podcast | Mar 11, 2024 |
Veere Grenney: An outsider’s eye for beauty

Back in the 1970s, the “hippie trail” took young travelers from London down to Southeast Asia and Australia via the Middle East. Veere Grenney was on the same journey, but in reverse. Born and raised in New Zealand, Grenney dropped out halfway through university in search of adventure—a quest that took him to the Australian outback, throughout Asia and Morocco, and finally to West London, where he immersed himself in the antiques industry of Portobello Road. It was there that he learned he had an eye for design.

“Everybody talked about someone else’s eye, and I didn’t know what they meant,” the designer tells host Dennis Scully on the latest episode of The Business of Home Podcast. “I used to think, ‘Well, my eyes are blue,’ until I realized it was an indefinable thing that understands beauty,[which manifests itself in] how they sit with something and what they purchase. That became the beginning of the life of beauty—or the pursuit of it.”

Others quickly took notice of Grenney’s particularly eclectic eye, and he attracted designer friends like David Hicks and Mary Fox Linton, whom he ended up working under at Fox Linton Associates, in a role that kick-started his decorating career. “The thing that stood me apart beyond all else from everybody in the company at the time was how good I was with people. How much at ease I was with any person, from the plumber or the builder you were dealing with on-site to a client who may be someone quite powerful or quite influential,” he says. “I was a stranger; I wasn’t English. Every situation I was given was easy to me, and that was a huge bonus.” From there, Grenney went on to work at Colefax & Fowler before founding his eponymous firm, a regular in shelter magazines and on the AD100.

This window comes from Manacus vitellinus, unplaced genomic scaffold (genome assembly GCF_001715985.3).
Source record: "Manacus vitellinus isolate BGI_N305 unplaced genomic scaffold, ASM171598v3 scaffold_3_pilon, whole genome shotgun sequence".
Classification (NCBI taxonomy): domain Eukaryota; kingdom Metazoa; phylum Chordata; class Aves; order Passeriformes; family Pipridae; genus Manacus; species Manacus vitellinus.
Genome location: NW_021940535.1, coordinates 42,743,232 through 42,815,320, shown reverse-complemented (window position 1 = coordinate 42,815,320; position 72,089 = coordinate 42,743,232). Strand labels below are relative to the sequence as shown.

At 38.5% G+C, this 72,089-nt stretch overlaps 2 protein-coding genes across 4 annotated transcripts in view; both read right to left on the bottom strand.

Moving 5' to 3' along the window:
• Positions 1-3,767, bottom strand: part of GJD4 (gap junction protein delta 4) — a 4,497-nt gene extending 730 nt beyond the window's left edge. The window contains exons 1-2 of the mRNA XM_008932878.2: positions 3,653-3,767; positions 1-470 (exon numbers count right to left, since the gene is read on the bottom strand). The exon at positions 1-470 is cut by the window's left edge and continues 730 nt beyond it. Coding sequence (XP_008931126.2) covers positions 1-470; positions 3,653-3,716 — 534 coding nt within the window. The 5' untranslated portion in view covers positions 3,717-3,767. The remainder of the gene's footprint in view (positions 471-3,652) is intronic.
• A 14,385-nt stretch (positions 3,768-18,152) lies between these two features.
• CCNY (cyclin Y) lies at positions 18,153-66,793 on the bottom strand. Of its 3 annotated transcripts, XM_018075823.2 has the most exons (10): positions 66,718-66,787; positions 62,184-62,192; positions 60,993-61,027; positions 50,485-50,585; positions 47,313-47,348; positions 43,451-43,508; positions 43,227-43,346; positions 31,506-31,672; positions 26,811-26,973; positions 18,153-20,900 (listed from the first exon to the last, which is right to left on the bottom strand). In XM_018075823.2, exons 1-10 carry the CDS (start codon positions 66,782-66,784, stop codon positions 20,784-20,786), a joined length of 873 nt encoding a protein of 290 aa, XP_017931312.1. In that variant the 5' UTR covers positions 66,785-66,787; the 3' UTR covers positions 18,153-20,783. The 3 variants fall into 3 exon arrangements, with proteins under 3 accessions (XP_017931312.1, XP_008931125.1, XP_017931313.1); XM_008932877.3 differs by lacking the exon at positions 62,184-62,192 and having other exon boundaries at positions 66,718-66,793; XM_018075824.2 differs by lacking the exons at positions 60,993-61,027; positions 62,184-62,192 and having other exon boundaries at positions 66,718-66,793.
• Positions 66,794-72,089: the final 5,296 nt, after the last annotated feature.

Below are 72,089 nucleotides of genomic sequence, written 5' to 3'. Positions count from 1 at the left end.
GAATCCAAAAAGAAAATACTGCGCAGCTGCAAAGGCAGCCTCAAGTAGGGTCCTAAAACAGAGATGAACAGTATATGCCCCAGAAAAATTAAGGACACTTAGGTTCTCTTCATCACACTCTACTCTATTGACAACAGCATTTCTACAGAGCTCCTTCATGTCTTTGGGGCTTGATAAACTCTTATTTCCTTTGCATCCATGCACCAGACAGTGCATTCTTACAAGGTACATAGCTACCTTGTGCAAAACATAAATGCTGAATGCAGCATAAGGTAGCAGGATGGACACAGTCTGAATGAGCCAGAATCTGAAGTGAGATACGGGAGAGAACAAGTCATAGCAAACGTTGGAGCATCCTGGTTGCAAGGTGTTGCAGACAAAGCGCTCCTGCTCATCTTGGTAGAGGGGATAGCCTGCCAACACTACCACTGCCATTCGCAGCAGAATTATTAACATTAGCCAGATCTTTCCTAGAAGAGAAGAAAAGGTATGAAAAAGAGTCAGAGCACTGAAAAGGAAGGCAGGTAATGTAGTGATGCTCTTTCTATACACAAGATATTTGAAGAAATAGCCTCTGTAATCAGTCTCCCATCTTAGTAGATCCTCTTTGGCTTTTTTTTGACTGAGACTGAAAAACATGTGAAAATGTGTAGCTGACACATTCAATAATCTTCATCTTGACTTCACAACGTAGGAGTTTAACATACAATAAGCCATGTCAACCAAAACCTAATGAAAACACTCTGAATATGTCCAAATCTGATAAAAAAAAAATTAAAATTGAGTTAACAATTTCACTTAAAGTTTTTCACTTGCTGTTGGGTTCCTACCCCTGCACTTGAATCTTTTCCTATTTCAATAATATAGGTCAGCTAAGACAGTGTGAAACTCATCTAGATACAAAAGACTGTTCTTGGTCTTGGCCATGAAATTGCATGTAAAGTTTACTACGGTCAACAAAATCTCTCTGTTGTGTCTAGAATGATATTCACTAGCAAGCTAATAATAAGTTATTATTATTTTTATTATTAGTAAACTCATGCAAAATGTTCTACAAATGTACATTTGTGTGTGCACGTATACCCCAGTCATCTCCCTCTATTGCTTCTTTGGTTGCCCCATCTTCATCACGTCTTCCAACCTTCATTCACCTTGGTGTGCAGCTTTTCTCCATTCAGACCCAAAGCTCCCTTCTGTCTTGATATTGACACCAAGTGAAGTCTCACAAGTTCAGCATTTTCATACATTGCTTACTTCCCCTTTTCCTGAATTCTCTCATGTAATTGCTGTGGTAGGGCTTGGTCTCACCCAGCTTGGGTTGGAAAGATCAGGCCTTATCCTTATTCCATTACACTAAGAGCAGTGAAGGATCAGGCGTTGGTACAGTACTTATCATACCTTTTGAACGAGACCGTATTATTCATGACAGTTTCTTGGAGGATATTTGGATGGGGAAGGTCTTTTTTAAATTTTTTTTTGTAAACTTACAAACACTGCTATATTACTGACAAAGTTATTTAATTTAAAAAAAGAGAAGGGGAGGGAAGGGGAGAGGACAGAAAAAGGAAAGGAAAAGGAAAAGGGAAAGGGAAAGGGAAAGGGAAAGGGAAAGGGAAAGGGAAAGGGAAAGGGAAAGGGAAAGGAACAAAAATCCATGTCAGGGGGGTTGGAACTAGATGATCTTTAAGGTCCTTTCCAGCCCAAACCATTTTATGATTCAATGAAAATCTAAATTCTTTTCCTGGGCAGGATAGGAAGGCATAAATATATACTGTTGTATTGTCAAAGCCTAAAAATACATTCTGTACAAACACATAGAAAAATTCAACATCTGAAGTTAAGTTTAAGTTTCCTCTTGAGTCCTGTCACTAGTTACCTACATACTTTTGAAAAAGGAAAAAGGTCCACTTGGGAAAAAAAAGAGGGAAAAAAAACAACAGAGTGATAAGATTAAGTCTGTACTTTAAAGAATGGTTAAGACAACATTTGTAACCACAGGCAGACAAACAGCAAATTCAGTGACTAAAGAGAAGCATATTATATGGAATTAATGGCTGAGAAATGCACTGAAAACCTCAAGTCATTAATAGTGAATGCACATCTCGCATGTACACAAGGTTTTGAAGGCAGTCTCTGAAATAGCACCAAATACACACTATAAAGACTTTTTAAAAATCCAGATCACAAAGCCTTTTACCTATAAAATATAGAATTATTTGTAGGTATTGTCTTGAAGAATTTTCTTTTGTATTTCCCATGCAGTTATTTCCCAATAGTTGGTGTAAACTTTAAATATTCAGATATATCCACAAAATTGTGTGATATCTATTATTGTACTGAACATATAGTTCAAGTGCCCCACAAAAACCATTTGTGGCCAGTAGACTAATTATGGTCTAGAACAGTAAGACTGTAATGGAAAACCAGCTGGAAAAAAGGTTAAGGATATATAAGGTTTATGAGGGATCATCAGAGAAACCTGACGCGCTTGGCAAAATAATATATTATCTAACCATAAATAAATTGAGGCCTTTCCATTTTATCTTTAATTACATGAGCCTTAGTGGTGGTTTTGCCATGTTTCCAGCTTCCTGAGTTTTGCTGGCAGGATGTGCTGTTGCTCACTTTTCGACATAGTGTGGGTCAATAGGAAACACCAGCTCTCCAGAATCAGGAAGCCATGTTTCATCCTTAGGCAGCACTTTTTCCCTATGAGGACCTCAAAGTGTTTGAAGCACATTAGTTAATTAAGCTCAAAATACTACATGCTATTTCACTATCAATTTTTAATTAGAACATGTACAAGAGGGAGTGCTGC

Crucial insight: Grenney discussed the wealth of knowledge he inherited from David Hicks. “Hicks copied everything from [Billy] Baldwin, so I copied everything from Hicks. There’s granddad, father and son, the three of us,” he quips. “David Hicks would anchor a room beautifully [with] a lovely piece of furniture or a commode or a couple of sofas—then there’s always things you could move [around]. There are lovely, very pretty French chairs or open-arms, stools or ottomans—all the things you can move to make conversation good. But the room was anchored by greats, and I think I do the same thing.”

Key quote: “Eclecticism is so much easier when you are not constrained by the rigors of social thinking; in other words, when you are a stranger in a different place and a new land,” says Grenney. “You see it differently, and therefore you often use something that others may regard as modest, [but] you use it in a way that’s actually very, very beautiful, because you’re not saddled with the same responsibilities as people that have been brought up in and live true to a place.”

Listen to the show below. If you like what you hear, subscribe on Apple Podcasts or Spotify. This episode is sponsored by Spring Street by Pollack and Crypton.

Thursday Show

BOH executive editor Fred Nicolaus joins host Dennis Scully to go over the biggest news in the industry, including a new AI startup from a superstar athlete, the shutdown of Renovation Angel and a look at the latest microtrend sweeping TikTok. Later, sustainability columnist Laura Fenton discusses practical steps to a greener design firm.

Listen to the show below. If you like what you hear, subscribe on Apple Podcasts or Spotify. This episode is sponsored by Loloi and Chelsea House.

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